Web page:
Leave & Absence

The bereaved employee

An employee has taken three days family reponsibility leave on the death of a brother in a motor accident. She stays away for a further two weeks, and brings a medical certificate stating that she is il and unfir to work beacuse she is suffering from ‘bereavement’.
Would you accept this?  Must you give paid sick leave, and why, or why not?  The employee has been in employ for 18 months, and has a very poor record of attendance.

The cost of absenteeism

Absenteeism is the single biggest cause of lost time and decreased productivity. Each year the economy will lose around an average of 2m mandays through strike action at a direct cost in the order of magnitude of 1.278 billion.

In contrast it is probably that the minimum cost of absenteeism  measured as a direct cost only will be in the order of magnitude of R19.144 billion. Most employers will never have a strike.

Everyone will suffer from absenteeism.

According to a survey carried out by us in 2003, the overall percentage of absenteeism level across all sectors was 3.5%.

How many different types of leave are there?

By leave, we mean circumstances when the employee is not at work.   We can  divide this into two major categories – when the employee is away from work with the permission of the employer, and when the employee is away without such permission.

The distinction is vital, for any absence without the permission of the employer represents a fundamental breach of one of the most basic obligations of the employee – namely, to attend work regularly and reliably.  Any failure in this obligation – in contract alone – is grounds to terminate the relationship. Given that the breach had no reasonable explanation, it may also be grounds to terminate under the current equity regime.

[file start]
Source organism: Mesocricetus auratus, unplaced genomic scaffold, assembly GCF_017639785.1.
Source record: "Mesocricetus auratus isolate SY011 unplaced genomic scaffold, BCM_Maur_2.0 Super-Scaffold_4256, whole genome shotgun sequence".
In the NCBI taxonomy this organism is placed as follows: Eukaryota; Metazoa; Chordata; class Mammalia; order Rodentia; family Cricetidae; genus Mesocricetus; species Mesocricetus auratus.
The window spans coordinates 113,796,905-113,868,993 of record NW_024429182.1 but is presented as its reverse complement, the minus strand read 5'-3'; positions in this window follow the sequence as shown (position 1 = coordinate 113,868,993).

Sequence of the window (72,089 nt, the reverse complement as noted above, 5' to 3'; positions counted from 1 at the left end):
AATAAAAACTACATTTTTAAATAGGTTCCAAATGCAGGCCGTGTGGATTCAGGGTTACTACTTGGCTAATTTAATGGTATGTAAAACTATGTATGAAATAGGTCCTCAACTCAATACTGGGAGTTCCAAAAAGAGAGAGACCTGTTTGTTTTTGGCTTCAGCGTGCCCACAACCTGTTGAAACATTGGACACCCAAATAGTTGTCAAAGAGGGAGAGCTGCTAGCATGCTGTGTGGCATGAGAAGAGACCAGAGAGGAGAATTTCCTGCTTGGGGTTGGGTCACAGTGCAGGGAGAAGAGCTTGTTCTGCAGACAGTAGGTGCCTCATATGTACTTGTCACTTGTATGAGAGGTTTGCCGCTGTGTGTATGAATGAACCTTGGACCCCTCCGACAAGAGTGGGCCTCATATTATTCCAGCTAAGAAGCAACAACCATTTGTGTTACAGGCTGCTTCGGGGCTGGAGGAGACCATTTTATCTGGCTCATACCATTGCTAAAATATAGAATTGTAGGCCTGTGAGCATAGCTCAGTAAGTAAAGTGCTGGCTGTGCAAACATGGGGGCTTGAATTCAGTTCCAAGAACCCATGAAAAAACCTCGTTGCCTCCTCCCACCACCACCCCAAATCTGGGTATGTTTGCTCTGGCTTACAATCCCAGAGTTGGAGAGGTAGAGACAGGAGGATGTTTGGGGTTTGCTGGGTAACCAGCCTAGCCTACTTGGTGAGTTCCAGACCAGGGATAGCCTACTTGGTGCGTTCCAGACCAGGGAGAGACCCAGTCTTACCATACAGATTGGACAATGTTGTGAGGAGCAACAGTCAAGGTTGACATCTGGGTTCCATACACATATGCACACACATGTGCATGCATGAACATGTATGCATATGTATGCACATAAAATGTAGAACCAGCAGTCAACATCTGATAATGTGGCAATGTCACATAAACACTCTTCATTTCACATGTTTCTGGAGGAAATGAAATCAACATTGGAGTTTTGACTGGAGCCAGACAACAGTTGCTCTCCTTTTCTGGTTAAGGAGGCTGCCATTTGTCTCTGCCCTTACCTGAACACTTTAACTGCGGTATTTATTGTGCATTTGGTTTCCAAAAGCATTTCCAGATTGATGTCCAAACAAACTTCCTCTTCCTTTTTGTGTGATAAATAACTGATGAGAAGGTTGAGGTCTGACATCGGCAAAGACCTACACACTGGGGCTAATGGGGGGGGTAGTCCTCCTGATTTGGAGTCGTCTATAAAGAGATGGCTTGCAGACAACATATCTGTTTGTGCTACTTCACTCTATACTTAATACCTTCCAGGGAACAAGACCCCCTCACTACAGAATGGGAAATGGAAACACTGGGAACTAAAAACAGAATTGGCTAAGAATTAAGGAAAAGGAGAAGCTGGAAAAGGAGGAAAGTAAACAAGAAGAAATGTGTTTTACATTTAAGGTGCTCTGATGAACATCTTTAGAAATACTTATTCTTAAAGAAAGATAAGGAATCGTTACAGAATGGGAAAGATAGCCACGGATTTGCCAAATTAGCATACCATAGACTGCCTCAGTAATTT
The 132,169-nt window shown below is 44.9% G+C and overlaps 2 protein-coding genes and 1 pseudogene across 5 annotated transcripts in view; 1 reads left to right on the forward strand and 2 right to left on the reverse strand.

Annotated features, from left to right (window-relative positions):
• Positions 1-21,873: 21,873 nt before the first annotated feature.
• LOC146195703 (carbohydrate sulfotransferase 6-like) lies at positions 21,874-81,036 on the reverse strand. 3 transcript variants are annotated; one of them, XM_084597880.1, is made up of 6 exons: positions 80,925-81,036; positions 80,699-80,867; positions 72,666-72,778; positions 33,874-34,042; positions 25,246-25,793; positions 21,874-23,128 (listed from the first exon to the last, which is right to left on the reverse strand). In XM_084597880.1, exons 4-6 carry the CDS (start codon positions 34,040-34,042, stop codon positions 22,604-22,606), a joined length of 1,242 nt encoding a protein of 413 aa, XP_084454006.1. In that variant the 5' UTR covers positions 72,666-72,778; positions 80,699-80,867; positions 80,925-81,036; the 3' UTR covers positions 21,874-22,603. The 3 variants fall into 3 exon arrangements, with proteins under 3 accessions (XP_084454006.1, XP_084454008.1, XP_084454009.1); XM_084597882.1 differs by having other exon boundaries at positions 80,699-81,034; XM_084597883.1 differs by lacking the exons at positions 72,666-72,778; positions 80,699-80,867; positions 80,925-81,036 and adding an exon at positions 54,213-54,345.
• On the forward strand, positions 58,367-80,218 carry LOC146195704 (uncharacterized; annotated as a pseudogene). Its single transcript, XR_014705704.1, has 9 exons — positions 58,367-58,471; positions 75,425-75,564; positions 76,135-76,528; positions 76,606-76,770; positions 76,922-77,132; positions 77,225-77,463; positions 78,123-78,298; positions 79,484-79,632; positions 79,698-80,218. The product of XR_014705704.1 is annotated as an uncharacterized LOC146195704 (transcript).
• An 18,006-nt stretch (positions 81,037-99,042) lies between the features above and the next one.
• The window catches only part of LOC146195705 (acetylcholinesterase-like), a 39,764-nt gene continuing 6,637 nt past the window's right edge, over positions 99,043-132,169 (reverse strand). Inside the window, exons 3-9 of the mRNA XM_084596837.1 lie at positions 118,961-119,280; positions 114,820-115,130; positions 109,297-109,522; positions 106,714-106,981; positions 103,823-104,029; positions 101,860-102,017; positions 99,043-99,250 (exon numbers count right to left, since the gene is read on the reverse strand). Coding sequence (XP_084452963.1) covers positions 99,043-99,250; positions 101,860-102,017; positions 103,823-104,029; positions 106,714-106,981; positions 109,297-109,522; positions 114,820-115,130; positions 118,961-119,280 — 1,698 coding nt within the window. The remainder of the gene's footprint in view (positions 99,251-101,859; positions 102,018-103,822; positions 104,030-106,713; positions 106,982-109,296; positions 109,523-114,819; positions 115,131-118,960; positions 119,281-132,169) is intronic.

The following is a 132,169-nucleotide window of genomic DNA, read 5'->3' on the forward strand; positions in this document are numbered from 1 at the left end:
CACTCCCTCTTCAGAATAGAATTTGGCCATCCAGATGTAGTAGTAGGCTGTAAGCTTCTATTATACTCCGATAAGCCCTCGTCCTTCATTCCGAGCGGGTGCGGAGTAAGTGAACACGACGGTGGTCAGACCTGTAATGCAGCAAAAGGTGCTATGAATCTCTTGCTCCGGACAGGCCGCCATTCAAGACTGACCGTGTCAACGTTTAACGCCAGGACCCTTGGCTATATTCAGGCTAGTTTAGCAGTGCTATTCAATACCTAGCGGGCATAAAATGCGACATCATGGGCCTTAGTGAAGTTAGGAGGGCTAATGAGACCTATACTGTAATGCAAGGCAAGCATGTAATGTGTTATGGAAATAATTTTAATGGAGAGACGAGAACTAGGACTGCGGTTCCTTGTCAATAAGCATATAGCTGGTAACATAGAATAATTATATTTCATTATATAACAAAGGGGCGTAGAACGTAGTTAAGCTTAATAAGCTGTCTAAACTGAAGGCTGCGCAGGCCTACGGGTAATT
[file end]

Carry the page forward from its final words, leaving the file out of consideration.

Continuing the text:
There is also another basic division.  That is whether or not the leave is paid or unpaid.  

To complicate things even further, what starts of as one, may end up as the other.  It is not easy to make broad generalizations about leave, which is why we need to approach it from the basics upward.

Absence with permission
•    annual leave
•    sick leave
•    family responsibility leave
•    maternity leave
•    leave related to union activities
•    any other form of absence permitted by the employer, whether paid or unpaid

In the South African context, there are many of the latter.   Some are discretionary, and some not.   Examples of discretionary paid leave might be time of for study, or to write exams, paid time off to represent the country in a sporting event, or paid time off for compassionate reasons.  The key point here is that these are usually set out in terms of a company policy, which would see this as discretionary.  They may also have become contractual by way of custom and practice.

Other types of paid leave may be provided for in terms of collective agreements, and these are no longer at the employer’s discretion.  For example time off for shop stewards.

Absence without permission

There are various conditions under which this occurs.  Most often, the employee simply does not report for work.  Whilst this is classified as absence without permission, there may be circumstances which justify it. On consideration of these circumstances, the employer may condone the lack of permission, and even decide to pay.  There may also be circumstances where the employee has been told beforehand that he/she may not absent themselves, and then do so.